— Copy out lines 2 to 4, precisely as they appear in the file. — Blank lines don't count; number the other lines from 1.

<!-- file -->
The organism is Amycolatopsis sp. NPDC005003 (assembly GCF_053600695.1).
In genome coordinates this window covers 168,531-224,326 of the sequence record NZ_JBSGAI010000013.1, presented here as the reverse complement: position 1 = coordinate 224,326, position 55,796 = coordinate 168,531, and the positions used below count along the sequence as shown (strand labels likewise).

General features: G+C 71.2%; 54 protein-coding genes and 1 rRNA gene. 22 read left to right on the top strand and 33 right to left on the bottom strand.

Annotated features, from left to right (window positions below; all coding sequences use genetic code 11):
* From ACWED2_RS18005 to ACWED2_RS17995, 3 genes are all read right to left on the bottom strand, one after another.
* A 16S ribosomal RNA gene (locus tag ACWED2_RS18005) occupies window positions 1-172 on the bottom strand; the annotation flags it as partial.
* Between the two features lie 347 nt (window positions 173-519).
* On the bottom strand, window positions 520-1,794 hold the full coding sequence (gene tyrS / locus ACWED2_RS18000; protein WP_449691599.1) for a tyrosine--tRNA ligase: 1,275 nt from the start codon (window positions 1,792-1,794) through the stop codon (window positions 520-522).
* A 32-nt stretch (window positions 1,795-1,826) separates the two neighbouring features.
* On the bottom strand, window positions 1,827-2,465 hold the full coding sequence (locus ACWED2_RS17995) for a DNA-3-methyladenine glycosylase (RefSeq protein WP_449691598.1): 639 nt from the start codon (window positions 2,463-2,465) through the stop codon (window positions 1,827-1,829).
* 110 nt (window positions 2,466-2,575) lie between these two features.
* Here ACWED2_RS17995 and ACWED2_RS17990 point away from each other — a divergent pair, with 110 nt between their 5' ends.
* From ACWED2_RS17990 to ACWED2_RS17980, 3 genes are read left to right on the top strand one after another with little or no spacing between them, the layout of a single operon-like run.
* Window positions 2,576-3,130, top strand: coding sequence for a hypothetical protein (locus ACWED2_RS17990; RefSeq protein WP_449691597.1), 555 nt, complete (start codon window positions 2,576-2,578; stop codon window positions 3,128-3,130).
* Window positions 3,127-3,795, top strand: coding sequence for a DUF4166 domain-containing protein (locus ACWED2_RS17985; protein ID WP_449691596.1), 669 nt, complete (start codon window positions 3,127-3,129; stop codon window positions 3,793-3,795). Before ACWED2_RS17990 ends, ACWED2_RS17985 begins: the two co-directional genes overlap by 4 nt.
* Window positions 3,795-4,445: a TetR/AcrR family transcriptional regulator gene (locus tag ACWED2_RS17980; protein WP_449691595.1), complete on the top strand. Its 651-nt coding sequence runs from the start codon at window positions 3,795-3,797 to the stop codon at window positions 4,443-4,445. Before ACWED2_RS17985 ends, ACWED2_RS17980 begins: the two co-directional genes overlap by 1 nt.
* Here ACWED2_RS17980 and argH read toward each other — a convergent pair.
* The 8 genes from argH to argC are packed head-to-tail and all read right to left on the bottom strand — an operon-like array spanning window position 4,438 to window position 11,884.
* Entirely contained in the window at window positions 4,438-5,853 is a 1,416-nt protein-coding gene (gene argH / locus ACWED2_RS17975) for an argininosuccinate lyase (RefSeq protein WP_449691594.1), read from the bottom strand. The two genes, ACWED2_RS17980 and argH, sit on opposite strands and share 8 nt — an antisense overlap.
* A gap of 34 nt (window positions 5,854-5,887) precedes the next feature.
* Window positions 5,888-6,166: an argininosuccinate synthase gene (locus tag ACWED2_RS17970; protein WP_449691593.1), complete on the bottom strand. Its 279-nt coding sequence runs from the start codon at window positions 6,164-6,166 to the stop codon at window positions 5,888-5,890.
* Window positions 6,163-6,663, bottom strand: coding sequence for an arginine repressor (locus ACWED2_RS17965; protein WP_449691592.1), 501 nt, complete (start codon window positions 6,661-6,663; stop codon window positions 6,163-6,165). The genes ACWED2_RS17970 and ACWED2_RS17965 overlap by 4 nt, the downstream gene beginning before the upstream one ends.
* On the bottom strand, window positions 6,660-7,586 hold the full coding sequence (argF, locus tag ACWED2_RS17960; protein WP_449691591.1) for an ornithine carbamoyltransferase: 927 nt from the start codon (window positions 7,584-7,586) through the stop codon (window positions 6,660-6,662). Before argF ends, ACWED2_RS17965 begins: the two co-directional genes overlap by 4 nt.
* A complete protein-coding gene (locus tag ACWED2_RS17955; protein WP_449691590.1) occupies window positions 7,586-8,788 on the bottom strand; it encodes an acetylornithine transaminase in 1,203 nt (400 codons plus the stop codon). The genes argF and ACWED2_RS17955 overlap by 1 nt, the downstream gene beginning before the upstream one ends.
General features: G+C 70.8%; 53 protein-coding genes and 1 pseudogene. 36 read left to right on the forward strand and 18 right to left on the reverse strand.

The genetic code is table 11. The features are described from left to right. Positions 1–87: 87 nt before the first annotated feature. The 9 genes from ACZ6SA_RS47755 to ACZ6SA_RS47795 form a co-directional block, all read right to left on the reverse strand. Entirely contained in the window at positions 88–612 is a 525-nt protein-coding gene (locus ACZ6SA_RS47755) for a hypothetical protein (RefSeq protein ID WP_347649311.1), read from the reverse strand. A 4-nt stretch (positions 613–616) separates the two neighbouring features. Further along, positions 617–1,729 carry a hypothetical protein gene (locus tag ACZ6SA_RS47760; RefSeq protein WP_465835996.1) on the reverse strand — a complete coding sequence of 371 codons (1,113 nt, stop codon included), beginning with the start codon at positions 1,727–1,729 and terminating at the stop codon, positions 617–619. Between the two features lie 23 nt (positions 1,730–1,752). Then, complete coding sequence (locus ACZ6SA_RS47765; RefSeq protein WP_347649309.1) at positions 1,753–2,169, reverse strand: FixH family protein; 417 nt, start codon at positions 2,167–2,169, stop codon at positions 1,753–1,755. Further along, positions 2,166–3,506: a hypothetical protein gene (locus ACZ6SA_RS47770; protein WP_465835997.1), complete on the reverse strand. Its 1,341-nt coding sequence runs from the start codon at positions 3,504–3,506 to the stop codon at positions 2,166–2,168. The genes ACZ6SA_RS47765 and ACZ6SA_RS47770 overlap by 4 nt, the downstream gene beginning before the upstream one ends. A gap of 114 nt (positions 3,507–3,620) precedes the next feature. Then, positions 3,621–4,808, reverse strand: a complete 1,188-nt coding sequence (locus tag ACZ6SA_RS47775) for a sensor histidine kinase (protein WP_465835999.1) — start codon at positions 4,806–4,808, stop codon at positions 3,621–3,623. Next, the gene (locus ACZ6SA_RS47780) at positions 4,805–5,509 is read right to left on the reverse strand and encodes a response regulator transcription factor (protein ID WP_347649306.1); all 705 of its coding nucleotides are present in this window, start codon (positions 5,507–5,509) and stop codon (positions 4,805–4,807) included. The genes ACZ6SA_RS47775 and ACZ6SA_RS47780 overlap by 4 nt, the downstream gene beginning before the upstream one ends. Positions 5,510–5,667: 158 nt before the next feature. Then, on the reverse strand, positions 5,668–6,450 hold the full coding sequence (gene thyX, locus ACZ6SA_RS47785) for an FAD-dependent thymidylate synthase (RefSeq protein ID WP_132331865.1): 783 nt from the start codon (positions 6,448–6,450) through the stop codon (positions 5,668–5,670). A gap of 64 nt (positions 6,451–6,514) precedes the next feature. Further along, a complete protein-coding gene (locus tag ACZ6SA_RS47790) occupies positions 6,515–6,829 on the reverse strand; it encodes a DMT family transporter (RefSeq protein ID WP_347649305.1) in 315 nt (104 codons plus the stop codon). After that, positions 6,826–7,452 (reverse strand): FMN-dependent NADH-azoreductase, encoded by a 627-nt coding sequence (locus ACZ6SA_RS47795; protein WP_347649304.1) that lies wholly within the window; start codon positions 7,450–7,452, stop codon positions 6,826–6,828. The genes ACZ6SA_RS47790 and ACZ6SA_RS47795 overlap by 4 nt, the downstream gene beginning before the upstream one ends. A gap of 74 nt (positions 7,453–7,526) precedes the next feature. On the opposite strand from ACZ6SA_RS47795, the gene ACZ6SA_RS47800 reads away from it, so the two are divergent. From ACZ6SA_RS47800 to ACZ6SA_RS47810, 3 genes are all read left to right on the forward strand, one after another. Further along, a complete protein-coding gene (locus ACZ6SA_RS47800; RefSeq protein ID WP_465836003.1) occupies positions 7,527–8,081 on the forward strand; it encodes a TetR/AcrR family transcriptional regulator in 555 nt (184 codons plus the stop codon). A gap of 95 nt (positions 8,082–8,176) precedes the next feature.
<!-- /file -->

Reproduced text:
In genome coordinates this window covers 168,531-224,326 of the sequence record NZ_JBSGAI010000013.1, presented here as the reverse complement: position 1 = coordinate 224,326, position 55,796 = coordinate 168,531, and the positions used below count along the sequence as shown (strand labels likewise).

General features: G+C 71.2%; 54 protein-coding genes and 1 rRNA gene. 22 read left to right on the top strand and 33 right to left on the bottom strand.

Annotated features, from left to right (window positions below; all coding sequences use genetic code 11):